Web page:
It has been roughly a month since the CommNS Fall Event but the topics, ideas and connections made there have taken on a new sense of importance through the intervening weeks, during which we experienced an election that, no matter who you are or what your perspective, has undeniably raised new and resurrected old questions of what our American democracy is made of. The event, titled “What Does Democracy Look Like?”, brought together Madison community leaders, UW faculty and staff, students, and invited guests from around the state, and explored the many layers of participation in democracy, and the way that community members and organizations facilitate the full range of participation.
This year’s event started with a new component which we hope to build upon in the future — a community-organization-focused session that took place off campus. This Community Partner Mixer was held at the Urban League of Greater Madison and was attended by a variety of community organization representatives as well as campus representatives who work with community partners. We explored the needs of Wisconsin community organizations, what supports or services may already exist, where there are gaps, and how academic, for-profit, and public stakeholders may be able to better contribute to organizational work. This discussion helped inform and advance an effort being conducted by the CommNS and the Morgridge Center for Public Service, to “inventory” and “map” resources available to Wisconsin organizations and ultimately better coalesce and leverage such resources in an organized and informed manner.
We recognize that our democracy and the well-being of our communities, families, and people, depend very much on the health, ingenuity, and fundamental work of our community organizations. We commit to work with partners across the state to better support these key organizational protectors and promoters of healthy communities and a functional democracy. Next steps will be to incorporate the input from community partners into our process of mapping resources and gaps, and begin to share a demo version of our resource mapping tools to Wisconsin organizations in the spring, before officially launching these tools across the state or seeking resources to create a more official statewide hub for nonprofit and community organization support and resources. We are incredibly grateful for the time and input of our community partners in this effort. Stay tuned for more on this exciting effort.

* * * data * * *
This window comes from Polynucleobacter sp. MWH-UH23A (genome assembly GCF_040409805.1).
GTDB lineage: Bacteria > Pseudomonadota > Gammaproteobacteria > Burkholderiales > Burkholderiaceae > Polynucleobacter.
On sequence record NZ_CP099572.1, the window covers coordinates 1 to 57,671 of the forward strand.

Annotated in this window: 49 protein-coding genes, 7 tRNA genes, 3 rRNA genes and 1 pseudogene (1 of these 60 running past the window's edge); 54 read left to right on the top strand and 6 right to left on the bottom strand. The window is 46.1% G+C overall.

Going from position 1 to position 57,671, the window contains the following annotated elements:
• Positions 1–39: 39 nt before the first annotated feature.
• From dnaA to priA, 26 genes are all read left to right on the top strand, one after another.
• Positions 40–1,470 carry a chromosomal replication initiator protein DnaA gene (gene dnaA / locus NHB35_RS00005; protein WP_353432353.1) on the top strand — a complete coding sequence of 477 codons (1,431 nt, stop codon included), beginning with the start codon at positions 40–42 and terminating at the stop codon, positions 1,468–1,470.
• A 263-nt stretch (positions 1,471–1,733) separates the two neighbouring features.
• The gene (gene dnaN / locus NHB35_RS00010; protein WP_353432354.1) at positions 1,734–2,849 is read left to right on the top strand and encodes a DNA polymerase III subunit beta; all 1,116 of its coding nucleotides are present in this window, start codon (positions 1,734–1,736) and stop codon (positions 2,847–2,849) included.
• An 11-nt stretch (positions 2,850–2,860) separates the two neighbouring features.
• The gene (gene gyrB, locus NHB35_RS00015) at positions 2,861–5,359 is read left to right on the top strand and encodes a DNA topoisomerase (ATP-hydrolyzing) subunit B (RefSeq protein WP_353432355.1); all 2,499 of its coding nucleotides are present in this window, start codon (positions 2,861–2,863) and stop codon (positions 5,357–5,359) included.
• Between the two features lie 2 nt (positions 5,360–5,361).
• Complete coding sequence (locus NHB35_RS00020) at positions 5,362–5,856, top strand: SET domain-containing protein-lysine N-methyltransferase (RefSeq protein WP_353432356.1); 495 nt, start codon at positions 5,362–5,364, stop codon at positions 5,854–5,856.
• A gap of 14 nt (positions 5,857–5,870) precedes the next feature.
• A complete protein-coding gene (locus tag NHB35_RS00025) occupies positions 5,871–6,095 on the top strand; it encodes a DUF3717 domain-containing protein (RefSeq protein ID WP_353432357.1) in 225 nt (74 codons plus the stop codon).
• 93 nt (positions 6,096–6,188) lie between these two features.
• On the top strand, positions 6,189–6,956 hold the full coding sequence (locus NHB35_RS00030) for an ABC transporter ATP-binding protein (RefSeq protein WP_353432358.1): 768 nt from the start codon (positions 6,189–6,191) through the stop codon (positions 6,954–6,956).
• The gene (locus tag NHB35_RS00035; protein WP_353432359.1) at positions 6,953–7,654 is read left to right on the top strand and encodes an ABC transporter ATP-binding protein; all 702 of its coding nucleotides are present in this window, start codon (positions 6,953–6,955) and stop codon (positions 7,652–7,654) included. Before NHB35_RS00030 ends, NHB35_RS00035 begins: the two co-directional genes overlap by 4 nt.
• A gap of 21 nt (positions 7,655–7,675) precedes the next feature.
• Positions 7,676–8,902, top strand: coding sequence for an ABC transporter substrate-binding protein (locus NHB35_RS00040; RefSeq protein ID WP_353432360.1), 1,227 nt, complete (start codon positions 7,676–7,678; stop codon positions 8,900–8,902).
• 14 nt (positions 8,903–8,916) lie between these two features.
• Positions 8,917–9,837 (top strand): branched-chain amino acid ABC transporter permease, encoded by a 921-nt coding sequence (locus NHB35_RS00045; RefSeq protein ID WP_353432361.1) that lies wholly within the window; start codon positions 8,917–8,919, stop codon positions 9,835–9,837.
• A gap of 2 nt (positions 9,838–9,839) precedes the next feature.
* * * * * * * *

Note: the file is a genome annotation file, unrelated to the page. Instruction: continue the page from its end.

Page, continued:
The afternoon portion of our event featured panel and break-out discussions at Nancy Nicholas Hall. Our lunch panel was on the topic of Democracy and Youth Civic Engagement. Panelists included Dr. Kei Kawashima-Ginsberg (Director of CIRCLE, Tufts University), Dean Diana Hess (School of Education, UW-Madison), Dr. Matt Calvert (UW Extension 4H Youth Development Specialist), and SoHE’s own Associate Dean Constance Flanagan.
Panelists discussed the current state and future potential of civics education in school systems, offering a variety of models to increase student exposure to the workings of government and society. They discussed the need to prepare students to be engaged citizens and the challenges of preparing them to have respectful discussion on controversial topics in an age of polarized social media.
Afternoon Focus Area Sessions showcased areas of inquiry that the CommNS has been pursuing through its research and outreach. These breakout sessions covered the following topics: Democratizing Evaluation, Youth Organizing, Civic Engagement and Health, and Cooperatives and Democratic Ownership. Panelists included a broad range of community organization leaders and representatives who are conducting innovative work to promote democracy and community well-being across the state. Attendees engaged in frank discussions about what it takes to do the critical work of community organizing and engagement, evaluation, and worker democracy, and to lift voices in these processes and venues which have been historically underrepresented in the dominant structures of democracy. They laid out real challenges that will continue to impede progress but also identified promising developments and potential future opportunities. Throughout, a relevant theme was that there is opportunity to improve the fabric of our democracy from a local community level, and in fact, that unless we do the work within communities that impacts individual lives and agency, our democracy will weaken.
We closed the night with a keynote from the aforementioned Dr. Kawashima-Ginsberg. She presented an overview the in-depth research CIRCLE did on the lead-up and possible voting trends expected for the 2016 election. The topics she covered, including millennial alienation from politics and the increasing rural/urban political divide, feel more salient than ever. And, CIRCLE’s inquiries and findings seem to support the notion that work on the ground — to change dynamics and perspectives in individual organizations, neighborhoods, and communities — are the key to healthy democratic participation in the generations to come.
The CommNS thanks all organizers, participants, and attendees of this thought-provoking convening. We promise to continue to build within our own Center and fortify relationships with community partners to increase strength and knowledge, and to innovate strategies and tactics, to support our communities, and help to protect our democracy from the ground level.